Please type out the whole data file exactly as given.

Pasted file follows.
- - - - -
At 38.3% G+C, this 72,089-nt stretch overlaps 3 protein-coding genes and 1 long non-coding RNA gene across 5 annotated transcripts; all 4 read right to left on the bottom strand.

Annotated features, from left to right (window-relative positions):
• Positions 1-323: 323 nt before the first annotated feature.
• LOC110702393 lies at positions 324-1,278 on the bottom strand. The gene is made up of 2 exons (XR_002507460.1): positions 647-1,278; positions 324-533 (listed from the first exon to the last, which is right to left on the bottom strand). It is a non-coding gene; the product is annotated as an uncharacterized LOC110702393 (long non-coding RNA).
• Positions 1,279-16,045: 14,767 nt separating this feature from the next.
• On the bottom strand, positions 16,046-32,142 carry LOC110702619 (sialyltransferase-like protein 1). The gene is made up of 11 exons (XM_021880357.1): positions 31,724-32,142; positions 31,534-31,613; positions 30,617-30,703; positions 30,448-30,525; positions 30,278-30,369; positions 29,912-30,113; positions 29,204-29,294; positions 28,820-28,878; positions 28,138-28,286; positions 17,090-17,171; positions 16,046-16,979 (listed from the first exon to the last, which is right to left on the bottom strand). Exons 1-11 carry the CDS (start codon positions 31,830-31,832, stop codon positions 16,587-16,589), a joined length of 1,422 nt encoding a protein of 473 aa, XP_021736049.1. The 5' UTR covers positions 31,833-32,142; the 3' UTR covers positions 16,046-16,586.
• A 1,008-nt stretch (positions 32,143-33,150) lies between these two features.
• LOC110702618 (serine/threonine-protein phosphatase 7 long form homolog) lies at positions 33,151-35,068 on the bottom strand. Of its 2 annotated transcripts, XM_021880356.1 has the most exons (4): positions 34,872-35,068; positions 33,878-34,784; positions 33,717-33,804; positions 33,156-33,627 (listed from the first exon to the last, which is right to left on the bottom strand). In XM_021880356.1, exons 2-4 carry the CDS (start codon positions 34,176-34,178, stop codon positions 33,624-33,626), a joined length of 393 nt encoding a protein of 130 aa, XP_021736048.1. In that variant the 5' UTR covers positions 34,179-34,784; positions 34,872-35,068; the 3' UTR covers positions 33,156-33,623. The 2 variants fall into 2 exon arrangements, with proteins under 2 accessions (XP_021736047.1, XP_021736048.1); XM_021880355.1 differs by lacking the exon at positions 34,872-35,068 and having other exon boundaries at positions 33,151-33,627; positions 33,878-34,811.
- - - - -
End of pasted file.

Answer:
At 38.3% G+C, this 72,089-nt stretch overlaps 3 protein-coding genes and 1 long non-coding RNA gene across 5 annotated transcripts; all 4 read right to left on the bottom strand.

Annotated features, from left to right (window-relative positions):
• Positions 1-323: 323 nt before the first annotated feature.
• LOC110702393 lies at positions 324-1,278 on the bottom strand. The gene is made up of 2 exons (XR_002507460.1): positions 647-1,278; positions 324-533 (listed from the first exon to the last, which is right to left on the bottom strand). It is a non-coding gene; the product is annotated as an uncharacterized LOC110702393 (long non-coding RNA).
• Positions 1,279-16,045: 14,767 nt separating this feature from the next.
• On the bottom strand, positions 16,046-32,142 carry LOC110702619 (sialyltransferase-like protein 1). The gene is made up of 11 exons (XM_021880357.1): positions 31,724-32,142; positions 31,534-31,613; positions 30,617-30,703; positions 30,448-30,525; positions 30,278-30,369; positions 29,912-30,113; positions 29,204-29,294; positions 28,820-28,878; positions 28,138-28,286; positions 17,090-17,171; positions 16,046-16,979 (listed from the first exon to the last, which is right to left on the bottom strand). Exons 1-11 carry the CDS (start codon positions 31,830-31,832, stop codon positions 16,587-16,589), a joined length of 1,422 nt encoding a protein of 473 aa, XP_021736049.1. The 5' UTR covers positions 31,833-32,142; the 3' UTR covers positions 16,046-16,586.
• A 1,008-nt stretch (positions 32,143-33,150) lies between these two features.
• LOC110702618 (serine/threonine-protein phosphatase 7 long form homolog) lies at positions 33,151-35,068 on the bottom strand. Of its 2 annotated transcripts, XM_021880356.1 has the most exons (4): positions 34,872-35,068; positions 33,878-34,784; positions 33,717-33,804; positions 33,156-33,627 (listed from the first exon to the last, which is right to left on the bottom strand). In XM_021880356.1, exons 2-4 carry the CDS (start codon positions 34,176-34,178, stop codon positions 33,624-33,626), a joined length of 393 nt encoding a protein of 130 aa, XP_021736048.1. In that variant the 5' UTR covers positions 34,179-34,784; positions 34,872-35,068; the 3' UTR covers positions 33,156-33,623. The 2 variants fall into 2 exon arrangements, with proteins under 2 accessions (XP_021736047.1, XP_021736048.1); XM_021880355.1 differs by lacking the exon at positions 34,872-35,068 and having other exon boundaries at positions 33,151-33,627; positions 33,878-34,811.